Who was the guy that cost the team the NFC Championship, like so many other guy in his career? In a, “What have you done for me lately?” society, many will remember that last fateful pass. Whatever happens, when this saga is resolved, myself and I’m sure many other Packer fans will be relieved, because the way Favre has handled this, many have began losing respect he took 15 years to earn. He has become nothing more than a crying baby who for once did not get his way. His distraction has put this team behind and denied them precious time to prepare for 2008. At this point, getting rid of the headache to the Bucs, Jets, wherever, is paramount. Getting a player or pick in return of would merely be a bonus.
April 27, 2008
Before I get to all my Day 2 analysis, I figured I should provide a link to this excellent chart outlining all the Packers moves over the course of this weekend (it’s on the very bottom of the page). Whew, now that’s a lot of movement. Here’s my quick analysis of the second day picks, six in all, as well as my predictions on these players’ chances of making the team:
Jermichael Finley, TE, Texas- It’s ironic he ends up with the same team he was raving about at the NFL Combine. I love this pick. Finley finally gives the Packers an athletic tight end (Bubba was not athletic) that can stretch the field. He’ll provide Aaron Rodgers with a valuable check-down. He needs to improve his blocking, but he’s got plenty of time. Finley’s chances of making the team: Extremely good.
Jeremy Thompson, DE, Wake Forest- Ted Thompson fools all with a trade up, marking the first time he’s ever done so as the Packers’ GM. And I think it was the perfect time to do it. Thompson was a projected 2nd-3rd round pick, dropping because of injury concerns. As long as he can stay healthy, he’s got a great shot to make fans forgot Corey Williams quickly–great pick. Thompson’s chances of making the team: Very good.
Josh Sitton, OL, Central Florida- A little surprised they chose this guy with higher rated offensive-lineman on the board, but it’s a typical TT move. Underrated guy who was a major reason Kevin Smith rushed for 4,800 yards last year. The reason I think he’ll make the team is because he’s versatile (TT mentioned his ability to play both guard and tackle spots). Sitton’s chances of making the team: Good.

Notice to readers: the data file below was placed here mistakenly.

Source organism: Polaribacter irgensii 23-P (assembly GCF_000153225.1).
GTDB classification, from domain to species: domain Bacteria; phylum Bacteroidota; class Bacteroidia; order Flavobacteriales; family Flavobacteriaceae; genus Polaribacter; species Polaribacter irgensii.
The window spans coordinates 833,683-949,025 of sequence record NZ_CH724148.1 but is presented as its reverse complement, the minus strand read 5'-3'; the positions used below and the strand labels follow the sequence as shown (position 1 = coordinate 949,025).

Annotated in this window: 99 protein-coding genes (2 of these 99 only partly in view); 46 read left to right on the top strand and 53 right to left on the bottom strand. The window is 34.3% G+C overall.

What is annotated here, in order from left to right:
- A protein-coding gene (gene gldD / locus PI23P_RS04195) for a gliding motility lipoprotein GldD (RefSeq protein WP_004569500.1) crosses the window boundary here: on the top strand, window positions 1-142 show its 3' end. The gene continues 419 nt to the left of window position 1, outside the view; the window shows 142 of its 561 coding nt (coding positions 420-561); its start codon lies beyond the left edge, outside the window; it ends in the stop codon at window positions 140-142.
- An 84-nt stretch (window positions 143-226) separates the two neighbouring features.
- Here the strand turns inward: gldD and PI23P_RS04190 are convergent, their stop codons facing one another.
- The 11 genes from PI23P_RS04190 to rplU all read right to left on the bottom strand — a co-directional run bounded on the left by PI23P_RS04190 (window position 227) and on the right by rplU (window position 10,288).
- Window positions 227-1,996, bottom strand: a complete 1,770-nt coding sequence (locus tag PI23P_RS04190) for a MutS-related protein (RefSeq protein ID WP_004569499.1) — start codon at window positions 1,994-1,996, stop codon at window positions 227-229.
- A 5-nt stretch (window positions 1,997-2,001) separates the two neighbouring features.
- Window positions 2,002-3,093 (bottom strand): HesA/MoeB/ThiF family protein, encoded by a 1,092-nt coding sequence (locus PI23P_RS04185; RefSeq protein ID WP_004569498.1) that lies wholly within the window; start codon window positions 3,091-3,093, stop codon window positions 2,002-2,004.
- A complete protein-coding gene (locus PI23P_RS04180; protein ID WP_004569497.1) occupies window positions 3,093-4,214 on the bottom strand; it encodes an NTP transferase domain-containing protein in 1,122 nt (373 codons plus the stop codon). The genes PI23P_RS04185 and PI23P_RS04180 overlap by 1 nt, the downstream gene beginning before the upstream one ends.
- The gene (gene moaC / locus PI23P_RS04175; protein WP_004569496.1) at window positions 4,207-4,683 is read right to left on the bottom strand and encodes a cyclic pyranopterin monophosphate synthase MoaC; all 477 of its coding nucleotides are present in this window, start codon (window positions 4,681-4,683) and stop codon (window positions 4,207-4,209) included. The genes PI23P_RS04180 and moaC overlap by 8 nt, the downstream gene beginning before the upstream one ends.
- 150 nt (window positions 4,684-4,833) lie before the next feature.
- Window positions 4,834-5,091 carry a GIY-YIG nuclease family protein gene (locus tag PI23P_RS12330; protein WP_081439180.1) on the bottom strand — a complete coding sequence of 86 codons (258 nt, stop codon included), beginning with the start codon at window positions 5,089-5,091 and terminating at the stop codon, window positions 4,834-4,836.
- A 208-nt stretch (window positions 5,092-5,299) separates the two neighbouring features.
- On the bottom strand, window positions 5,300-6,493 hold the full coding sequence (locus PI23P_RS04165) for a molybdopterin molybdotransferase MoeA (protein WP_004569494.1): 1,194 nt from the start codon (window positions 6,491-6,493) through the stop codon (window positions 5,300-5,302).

Breno Giaconimi, OT, Louisville- I had done a lot of research before this year’s draft, and this guy’s name was connected to the Pack in numerous draft circles. He’s a monster, (6’7+, 300 lbs.) that gets bonus points for having the most commonly mispronounced name on Wisconsin TV stations tonight. Giacomini’s chances of making the team: Good.
Matt Flynn, QB, LSU- Another quarterback? I can’t imagine Packer nation’s reaction to this pick after it flashed on the screen, but please remember everyone, this is in the 7th round. Flynn is the perfect #3 (as long as no veteran is signed) guy behind Rodgers and now Brohm. He doesn’t have a great arm, but it won’t hurt him because the West Coast Offense predominantly consists of slants and shorter routes. Solid pick given the circumstances. Flynn’s chances of making the team: Average if veteran QB is signed, good if not.
Brett Swain, WR, San Diego State- Ted said in his post-draft press conference that Swain caught his eye while scouting SDSU’s quarterback Kevin O’Connell. There’s absolutely no way this guy makes the active roster, but worst case scenario he creates good camp competition and makes the practice squad. Swain’s chances of making the team: Little to none (may make practice squad).
My final thoughts on the draft: Ted did a great job, although I’m not big on grades, so I won’t give one. But I feel eight of these nine have a good chance of making the final 53 man roster. The competition should be fierce in camp, and I’ll be especially interested to see how the quarterback’s perform in the preseason. Even after Mr. Irrelevant was chosen, the madness didn’t stop. Undrafted free agents began to sign, and the Packers have already inked multiple names. Here’s that list thus far:
TE Michael Peterson (Northwest Missouri State)
LB Danny Lansanah (UConn)
RB Kregg Lumpkin (Georgia)
WR Taj Smith (Syracuse)
LS J.J. Jansen (Notre Dame)
P Ken Debauche (Wisconsin)